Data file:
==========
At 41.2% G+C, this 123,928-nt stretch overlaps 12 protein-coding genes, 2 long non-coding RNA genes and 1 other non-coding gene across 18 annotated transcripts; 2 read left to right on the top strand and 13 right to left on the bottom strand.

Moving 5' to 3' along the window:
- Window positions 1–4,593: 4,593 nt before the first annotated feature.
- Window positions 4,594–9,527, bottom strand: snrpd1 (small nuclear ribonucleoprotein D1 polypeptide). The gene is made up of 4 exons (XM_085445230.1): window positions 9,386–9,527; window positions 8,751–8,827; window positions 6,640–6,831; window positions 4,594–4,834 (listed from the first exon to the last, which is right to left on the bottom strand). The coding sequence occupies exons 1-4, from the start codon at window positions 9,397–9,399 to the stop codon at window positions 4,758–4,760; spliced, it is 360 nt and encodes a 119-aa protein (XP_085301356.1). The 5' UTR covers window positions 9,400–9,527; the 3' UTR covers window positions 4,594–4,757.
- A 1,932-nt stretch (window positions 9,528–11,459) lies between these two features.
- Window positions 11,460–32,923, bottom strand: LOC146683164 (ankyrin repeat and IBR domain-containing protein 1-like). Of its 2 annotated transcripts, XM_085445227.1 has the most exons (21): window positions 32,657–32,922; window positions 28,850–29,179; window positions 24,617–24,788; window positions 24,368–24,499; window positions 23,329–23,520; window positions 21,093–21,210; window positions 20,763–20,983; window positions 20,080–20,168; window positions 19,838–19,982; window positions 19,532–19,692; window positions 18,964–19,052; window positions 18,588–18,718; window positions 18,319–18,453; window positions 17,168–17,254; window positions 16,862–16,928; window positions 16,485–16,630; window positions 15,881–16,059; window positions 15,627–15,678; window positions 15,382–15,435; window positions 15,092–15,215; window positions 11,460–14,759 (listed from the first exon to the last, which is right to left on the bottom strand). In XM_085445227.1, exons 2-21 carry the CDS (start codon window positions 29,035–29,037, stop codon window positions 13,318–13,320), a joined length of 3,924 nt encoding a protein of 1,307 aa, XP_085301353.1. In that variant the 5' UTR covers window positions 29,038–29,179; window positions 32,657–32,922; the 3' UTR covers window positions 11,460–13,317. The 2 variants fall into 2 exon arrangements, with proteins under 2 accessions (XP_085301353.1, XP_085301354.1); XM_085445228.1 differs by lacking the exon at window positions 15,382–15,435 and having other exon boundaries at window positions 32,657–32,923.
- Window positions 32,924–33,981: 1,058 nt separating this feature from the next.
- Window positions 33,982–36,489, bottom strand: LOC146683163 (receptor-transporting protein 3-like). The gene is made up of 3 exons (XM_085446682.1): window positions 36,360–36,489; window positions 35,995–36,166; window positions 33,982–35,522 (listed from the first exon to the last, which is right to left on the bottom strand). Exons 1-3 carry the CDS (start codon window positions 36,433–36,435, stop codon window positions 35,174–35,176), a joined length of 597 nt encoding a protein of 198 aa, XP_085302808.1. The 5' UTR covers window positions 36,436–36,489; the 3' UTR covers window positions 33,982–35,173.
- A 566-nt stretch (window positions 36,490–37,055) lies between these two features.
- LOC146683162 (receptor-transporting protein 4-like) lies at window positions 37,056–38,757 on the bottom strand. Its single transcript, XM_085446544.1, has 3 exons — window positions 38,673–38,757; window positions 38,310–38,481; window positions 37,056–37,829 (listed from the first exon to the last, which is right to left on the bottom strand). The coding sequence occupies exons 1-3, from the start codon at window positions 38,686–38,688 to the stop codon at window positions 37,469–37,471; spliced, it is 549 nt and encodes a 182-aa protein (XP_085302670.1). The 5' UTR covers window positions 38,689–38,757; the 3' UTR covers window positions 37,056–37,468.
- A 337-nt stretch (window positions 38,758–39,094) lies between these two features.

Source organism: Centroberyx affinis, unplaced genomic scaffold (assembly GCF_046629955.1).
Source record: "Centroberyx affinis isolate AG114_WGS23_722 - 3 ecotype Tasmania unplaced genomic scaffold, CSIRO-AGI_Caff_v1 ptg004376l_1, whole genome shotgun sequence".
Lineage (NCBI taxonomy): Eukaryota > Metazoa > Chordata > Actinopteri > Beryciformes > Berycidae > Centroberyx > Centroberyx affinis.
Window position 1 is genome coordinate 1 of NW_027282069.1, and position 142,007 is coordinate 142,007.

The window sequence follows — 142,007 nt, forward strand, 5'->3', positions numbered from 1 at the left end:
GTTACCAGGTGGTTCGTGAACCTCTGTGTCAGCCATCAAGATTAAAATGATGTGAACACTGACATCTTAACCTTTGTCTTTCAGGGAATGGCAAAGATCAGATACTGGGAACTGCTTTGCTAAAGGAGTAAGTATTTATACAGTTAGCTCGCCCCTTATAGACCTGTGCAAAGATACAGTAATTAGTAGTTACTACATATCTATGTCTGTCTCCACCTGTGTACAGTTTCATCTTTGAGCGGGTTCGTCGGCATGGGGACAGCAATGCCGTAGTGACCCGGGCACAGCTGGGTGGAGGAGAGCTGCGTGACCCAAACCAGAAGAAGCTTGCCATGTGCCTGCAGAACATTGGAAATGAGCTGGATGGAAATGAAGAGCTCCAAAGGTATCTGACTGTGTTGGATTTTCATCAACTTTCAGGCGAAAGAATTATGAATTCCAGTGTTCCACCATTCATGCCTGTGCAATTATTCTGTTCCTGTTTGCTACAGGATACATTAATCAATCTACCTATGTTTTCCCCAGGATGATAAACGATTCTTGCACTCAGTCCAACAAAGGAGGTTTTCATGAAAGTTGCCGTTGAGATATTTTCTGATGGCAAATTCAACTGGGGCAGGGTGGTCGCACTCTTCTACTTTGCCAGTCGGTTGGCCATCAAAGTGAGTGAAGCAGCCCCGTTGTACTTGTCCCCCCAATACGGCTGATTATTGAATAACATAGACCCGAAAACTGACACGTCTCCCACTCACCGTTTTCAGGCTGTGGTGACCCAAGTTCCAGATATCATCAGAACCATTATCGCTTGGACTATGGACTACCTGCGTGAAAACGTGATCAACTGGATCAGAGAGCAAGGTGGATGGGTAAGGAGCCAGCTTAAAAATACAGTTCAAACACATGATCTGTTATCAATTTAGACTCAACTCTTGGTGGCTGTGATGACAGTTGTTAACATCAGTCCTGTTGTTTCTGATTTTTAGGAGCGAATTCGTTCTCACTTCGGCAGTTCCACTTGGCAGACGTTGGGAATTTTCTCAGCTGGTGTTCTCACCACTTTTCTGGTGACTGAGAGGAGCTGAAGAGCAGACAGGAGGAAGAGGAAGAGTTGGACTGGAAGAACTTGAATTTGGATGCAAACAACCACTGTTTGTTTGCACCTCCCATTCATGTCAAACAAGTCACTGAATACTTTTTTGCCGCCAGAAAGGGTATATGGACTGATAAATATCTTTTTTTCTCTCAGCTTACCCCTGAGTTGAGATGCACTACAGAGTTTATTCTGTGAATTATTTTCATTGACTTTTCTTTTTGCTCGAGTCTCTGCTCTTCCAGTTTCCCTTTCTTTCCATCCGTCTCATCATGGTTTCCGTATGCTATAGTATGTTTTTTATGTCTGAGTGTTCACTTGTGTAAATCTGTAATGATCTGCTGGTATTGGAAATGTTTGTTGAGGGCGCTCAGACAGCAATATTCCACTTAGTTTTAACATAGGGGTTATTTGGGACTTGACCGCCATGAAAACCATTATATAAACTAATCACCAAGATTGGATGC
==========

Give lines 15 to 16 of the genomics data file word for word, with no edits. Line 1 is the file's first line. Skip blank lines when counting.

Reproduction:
Window position 1 is genome coordinate 1 of NW_027282069.1, and position 142,007 is coordinate 142,007.

The window sequence follows — 142,007 nt, forward strand, 5'->3', positions numbered from 1 at the left end: